Leader and Crisis

With many firms in transition and under stress, some managers face the ultimate test of their leadership skills. What works best? To find out, CFA Magazine talked with practitioners and academics around the world.
By Rhea Wessel


Edward O’Loghlen, CFA, has earned a reputation as a turnaround specialist. In 2005, he was a key player in the restructuring of Barclays’ corporate banking unit in Spain. After the British company purchased Banco Zaragozano, a Spanish bank, O’Loghlen, who also has a background in structured finance, managed 25 people in what was essentially a three-way internal merger of the acquired bank and two Barclays’ units. Within the first year, he had replaced 70 percent of his team and increased net income in the flagging business by 43 percent.

Now at work on another turnaround project for the Spanish savings bank la Caixa, O’Loghlen believes leaders looking for inspiration in the current downturn can borrow techniques frequently used during turnarounds. In particular, people should be directed but not micromanaged, and the desired outcome must be well defined for all involved, as should the rewards for success and the penalties for failure.

“A critical success factor is the implementation of an incentive scheme that is aligned with the desired outcome,” says O’Loghlen. “Employees must have crystal clarity on the quantitative as well as qualitative performance measures and the consequences of noncompliance. In a crisis setting, the latter can be severe.”

In today’s financial environment, O’Loghlen’s experience is an increasingly familiar one for managers of firms around the world. But according to some experts, conventional wisdom can be misleading, and even with the best intentions, the wrong approach can be counterproductive, leaving a firm worse off than it was before. To help practitioners avoid such pitfalls, CFA Magazine solicited views from a globally diverse group of academics and practitioners.

1 Borrow from Turnaround Management Techniques

In the classical turnaround scenario, managers must weed out resisters, adjust targets to the new reality, and provide resources.

During turnarounds, managers often spend much time and energy convincing others about the need for change. (In other cases, leaders may have the chance to clean house without a lot of backlash, as has happened frequently during the recent financial crisis.)

At Barclays, O’Loghlen replaced his team using a chart familiar to many of those who have attended business school or management seminars. He plotted his team members in a graph with four quadrants—competent, incompetent, cooperative, and resistant.

“The first people to get rid of are those who are incompetent and resistant,” he explains. “It’s fairly easy to find out who they are. The same names will keep cropping up.”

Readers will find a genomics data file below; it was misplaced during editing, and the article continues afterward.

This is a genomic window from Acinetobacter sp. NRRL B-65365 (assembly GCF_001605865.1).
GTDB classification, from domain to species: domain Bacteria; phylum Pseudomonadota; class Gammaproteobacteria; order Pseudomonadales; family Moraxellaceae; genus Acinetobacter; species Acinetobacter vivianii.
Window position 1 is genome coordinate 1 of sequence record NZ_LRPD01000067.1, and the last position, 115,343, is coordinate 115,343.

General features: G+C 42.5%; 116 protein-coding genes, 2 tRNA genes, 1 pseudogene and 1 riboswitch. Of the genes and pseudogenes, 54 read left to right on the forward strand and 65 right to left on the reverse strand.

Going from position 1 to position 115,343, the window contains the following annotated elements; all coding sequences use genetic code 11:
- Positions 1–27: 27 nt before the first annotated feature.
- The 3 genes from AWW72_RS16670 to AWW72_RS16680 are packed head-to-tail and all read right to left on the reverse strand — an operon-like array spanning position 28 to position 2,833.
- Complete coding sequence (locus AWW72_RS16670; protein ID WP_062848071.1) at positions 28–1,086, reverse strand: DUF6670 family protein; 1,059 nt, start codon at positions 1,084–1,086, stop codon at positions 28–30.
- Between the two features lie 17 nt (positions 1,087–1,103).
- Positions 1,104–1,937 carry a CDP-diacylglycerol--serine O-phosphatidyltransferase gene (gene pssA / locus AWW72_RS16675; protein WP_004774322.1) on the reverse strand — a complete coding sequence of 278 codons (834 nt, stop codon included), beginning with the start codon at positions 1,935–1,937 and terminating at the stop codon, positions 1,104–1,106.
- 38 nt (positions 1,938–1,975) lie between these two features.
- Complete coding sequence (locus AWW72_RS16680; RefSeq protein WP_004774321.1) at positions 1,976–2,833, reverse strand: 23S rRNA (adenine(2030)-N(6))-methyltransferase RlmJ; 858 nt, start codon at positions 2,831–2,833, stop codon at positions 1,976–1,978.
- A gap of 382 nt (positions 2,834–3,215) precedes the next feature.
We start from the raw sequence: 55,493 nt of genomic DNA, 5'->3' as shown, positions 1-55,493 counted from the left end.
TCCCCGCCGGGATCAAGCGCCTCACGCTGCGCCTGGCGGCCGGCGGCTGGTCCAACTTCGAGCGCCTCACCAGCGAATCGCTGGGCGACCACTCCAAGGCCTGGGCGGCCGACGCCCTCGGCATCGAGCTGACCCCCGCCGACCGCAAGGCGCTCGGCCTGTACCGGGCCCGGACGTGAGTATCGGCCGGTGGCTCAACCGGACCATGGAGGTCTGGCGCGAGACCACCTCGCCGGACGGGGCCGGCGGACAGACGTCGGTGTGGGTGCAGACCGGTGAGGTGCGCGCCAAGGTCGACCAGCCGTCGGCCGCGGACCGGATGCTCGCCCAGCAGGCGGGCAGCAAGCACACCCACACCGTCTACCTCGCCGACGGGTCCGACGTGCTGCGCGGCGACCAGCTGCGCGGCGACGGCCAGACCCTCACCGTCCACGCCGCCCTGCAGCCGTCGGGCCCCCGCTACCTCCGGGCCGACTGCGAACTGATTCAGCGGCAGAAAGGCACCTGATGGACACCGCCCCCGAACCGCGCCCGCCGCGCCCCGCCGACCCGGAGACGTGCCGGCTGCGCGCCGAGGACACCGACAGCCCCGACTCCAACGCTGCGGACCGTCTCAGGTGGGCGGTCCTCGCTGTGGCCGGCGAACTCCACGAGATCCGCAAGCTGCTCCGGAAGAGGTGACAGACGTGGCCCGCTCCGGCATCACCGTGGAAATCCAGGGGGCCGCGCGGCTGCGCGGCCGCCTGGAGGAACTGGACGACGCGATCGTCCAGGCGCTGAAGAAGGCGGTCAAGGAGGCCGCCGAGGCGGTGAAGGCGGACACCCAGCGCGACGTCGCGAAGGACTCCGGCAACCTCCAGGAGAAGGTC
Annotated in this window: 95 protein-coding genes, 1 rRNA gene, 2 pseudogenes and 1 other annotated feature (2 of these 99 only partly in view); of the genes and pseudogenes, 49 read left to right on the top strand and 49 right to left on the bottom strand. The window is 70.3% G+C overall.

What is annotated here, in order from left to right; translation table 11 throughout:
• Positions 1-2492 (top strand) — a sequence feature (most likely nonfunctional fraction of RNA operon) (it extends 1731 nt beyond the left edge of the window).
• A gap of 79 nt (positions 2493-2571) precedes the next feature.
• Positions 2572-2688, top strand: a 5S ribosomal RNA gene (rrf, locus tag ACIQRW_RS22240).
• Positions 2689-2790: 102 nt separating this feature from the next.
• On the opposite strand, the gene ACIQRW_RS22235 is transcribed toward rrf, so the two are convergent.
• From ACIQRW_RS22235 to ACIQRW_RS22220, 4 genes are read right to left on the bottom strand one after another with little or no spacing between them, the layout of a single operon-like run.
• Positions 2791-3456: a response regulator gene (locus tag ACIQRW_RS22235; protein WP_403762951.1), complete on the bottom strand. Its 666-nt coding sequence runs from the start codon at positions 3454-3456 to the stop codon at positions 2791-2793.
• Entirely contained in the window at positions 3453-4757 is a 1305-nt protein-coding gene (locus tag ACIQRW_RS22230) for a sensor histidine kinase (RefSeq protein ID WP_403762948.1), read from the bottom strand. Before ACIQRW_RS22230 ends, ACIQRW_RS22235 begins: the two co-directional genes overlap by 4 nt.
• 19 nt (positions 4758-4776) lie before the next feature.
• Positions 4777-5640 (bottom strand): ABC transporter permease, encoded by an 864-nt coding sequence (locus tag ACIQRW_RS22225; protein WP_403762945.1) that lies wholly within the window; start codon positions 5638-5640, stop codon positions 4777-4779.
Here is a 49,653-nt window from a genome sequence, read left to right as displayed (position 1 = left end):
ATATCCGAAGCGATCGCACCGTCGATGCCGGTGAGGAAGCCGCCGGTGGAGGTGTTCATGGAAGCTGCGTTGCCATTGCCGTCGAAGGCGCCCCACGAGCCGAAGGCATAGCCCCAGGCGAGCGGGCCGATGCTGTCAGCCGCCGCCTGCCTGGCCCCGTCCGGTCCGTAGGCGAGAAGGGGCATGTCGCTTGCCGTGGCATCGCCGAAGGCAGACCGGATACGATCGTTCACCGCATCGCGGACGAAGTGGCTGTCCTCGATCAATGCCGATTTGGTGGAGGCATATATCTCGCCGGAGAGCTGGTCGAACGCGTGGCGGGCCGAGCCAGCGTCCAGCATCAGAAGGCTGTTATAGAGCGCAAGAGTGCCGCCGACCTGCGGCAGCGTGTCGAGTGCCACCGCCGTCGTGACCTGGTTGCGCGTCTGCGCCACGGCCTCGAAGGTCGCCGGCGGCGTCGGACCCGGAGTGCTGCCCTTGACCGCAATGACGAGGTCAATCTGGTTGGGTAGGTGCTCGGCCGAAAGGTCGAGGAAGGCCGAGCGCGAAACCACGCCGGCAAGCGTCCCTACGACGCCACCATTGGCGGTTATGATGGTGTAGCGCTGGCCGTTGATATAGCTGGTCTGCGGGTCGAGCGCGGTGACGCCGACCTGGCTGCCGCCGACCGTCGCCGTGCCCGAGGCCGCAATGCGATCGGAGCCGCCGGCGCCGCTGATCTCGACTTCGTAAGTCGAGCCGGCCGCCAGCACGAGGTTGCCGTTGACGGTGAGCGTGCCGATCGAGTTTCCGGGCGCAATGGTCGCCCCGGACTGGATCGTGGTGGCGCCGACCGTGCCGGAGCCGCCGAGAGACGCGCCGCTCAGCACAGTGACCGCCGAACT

If a competent employee remains a resister, managers can seize the opportunity to listen to that employee, address the concerns, and convert him or her into a leader who advocates the new plan of action. The convert can serve as a sort of “expert witness” about how he or she came to understand the wisdom of the plan.

A second lesson to be borrowed from a turnaround scenario concerns targets. During a crisis, the goalpost for revenues and costs shifts automatically. Managers are frequently required to renegotiate incentive schemes and formulate new targets. O’Loghlen says he’s careful to set what he calls stretch targets—which are adjustable benchmarks for achieving the goal.

A third key job is to provide resources—even in times of cutbacks and cost controls. A manager must go through a delicate balancing act to acquire the right resources, especially when poor results have led to budget restraints, but pressure remains to improve the bottom line.

Finding the right combination is a complex challenge, according to Andrew Pettigrew, professor of strategy and organization at the Saïd Business School at the University of Oxford. “The idea of renewal is that while you are making these tough decisions that are emotional and awkward and you’re cutting costs, you’re also trying to renew the place so it’s prepared for the upturn,” says Pettigrew. “This is quite a sophisticated thing to do—to handle the short term, the medium term, and the long term at the same time.”

2 Focus on the Soft Side of Leadership

Times of quick and constant change in the economy often lead individuals to rethink their lives and reset their priorities. And an identity crisis at work can bring on identity crises at home. To meet the emotional needs of some people, leaders need to focus on their “soft” skills, such as recognition, acknowledging hardship, and providing a vision of purpose and meaning.

Soft skills have been essential to Thomas Osborn’s transition work in Seattle. In charge of transferring former Wash – ington Mutual commercial customers to existing Chase servicing offices, Osborn says he is focusing on the emotional aspects of leadership as he tries to keep his team of 40 people motivated during the last days of their jobs.

Osborn tries to show workers understanding and empathy to mitigate some of their pain. He also places great value on continuing social activities, such as celebrating birthdays, and he conducts a morale check every week with managers to make sure the workload is balanced during the transition.

“Employees’ day-to-day job responsibilities have changed due to the nature of the transition, and we want to be as fair and balanced as possible,” he says. “When needed, we are holding town hall meetings to pull everyone together and allow for questions and answers.”

Michael Feiner, a professor at Columbia Business School, says many leaders focus on operational problems, such as costs, customers, forecasting, and financing, when they should be looking at the soft side of employees’ needs, particularly when these employees are under stress.

According to conventional wisdom, leaders should spend approximately 25 percent of their time on motivation. Feiner, however, recommends an allocation of 75 percent during times of stress. “The really hard part of management is to understand how to energize and inspire people at a time when they’re frightened and think they may lose their jobs,” explains Feiner. “Telling people that they’re lucky to have a job is not going to win the day.”

Finally, a team needs to know why they’re being asked to go the extra mile even as 401(k) contributions are suspended and promotions are frozen.